The City of Leadville’s budget should represent who we are and what is important to us as a community. Also important is for city government to remember that it is not our money, but rather a resource that the people of Leadville work hard to provide for the services and protections that make their lives better.

This year’s budget process was the most comprehensive and collaborative I have seen in the seven years I have been involved with the city’s budget. Beginning in September of last year, city council met many times and was deeply involved in the visioning, prioritization and finalization of our 2020 budget, culminating in final approval on Dec. 3, 2019.

We have continued to chart a conservative course in projecting revenues for the coming year, despite strong increases in sales tax and property tax revenue. Sales tax accounts for about 52% and property tax about 24% of total city income. Through November, sales taxes have performed at about 39% over our 2019 budget projections, yet we have only budgeted a 9.5% increase in sales tax revenue for 2020. Property tax revenues are projected to increase by 38% over 2019, and we have budgeted that entire increase since it is a more predictable revenue stream. Interestingly, 77.5% of our total budget is spent on employee pay and costs.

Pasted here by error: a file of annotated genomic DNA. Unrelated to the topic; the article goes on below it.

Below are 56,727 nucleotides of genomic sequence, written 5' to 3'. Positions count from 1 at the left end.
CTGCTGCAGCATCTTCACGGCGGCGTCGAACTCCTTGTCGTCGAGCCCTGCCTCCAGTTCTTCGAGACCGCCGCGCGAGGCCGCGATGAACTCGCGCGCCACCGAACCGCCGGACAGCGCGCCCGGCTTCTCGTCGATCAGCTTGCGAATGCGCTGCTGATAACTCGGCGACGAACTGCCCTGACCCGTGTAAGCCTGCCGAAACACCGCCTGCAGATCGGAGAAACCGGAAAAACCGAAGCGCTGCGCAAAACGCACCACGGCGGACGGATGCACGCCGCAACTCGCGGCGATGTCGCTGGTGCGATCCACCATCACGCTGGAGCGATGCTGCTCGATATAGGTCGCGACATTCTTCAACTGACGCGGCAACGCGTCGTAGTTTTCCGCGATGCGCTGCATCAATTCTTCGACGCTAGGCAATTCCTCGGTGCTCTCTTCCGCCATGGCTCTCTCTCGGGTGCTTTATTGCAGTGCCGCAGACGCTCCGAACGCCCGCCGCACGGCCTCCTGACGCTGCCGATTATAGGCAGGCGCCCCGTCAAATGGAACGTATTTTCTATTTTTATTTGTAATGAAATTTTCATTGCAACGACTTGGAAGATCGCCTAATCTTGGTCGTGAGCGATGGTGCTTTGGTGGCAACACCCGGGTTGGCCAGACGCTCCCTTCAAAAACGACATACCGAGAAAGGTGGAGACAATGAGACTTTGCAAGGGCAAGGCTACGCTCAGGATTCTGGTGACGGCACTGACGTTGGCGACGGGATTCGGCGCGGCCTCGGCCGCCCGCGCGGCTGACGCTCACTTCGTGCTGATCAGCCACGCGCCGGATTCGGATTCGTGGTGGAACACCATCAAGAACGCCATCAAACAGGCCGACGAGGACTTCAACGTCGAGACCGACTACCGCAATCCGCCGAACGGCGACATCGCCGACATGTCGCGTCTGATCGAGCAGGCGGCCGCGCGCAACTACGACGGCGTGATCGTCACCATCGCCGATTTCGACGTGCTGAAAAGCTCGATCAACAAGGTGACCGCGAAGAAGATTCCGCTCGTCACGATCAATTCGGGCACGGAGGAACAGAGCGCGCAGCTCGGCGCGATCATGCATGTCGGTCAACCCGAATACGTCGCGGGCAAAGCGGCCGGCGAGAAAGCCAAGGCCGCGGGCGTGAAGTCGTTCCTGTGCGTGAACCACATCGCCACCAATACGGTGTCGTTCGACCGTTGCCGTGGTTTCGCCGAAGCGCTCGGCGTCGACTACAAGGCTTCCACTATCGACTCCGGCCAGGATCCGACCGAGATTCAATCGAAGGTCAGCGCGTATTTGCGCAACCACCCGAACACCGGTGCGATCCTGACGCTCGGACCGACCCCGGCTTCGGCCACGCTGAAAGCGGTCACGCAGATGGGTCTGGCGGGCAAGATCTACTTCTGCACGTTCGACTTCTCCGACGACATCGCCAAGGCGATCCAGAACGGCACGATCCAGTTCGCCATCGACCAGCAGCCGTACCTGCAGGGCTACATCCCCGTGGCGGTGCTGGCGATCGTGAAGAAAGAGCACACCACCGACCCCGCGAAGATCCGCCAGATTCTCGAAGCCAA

This year city council thoughtfully prioritized community needs. We continue to try paying our people appropriately. We feel that our past budgets have not paid enough attention to our streets and so we have put $200,000 into the Street Department’s budget for street repairs and paving. Other focal points are city hall repairs, animal shelter, parks and wayfinding downtown, the Tabor Opera House, planning & zoning, housing, and street lights. We also felt that more emphasis was needed in cooperation with the county to fund proper economic development in Leadville and Lake County. We committed $24,000 against the county’s $85,000 towards our future.

There are some possible expenses that are currently unknown and therefore not included in the 2020 budget. In such instances we will consider those on a case-by-case basis. The southern fire station and the justice center will surely need the city’s financial participation, and we are prepared to do so.

We continue to take pride in the progress we have seen during the past four years in taking care of our City of Leadville employees and appreciating their efforts to make us better every day. We continue to take pride in the future of our city in an exciting time of realizing our potential, while at the same time protecting our identity as a small, historic mountain community.

The City of Leadville’s annual budget for fiscal year 2020 was prepared on a modified accrual basis of accounting and is consistent with generally accepted accounting principles (GAAP).

Greg Labbe


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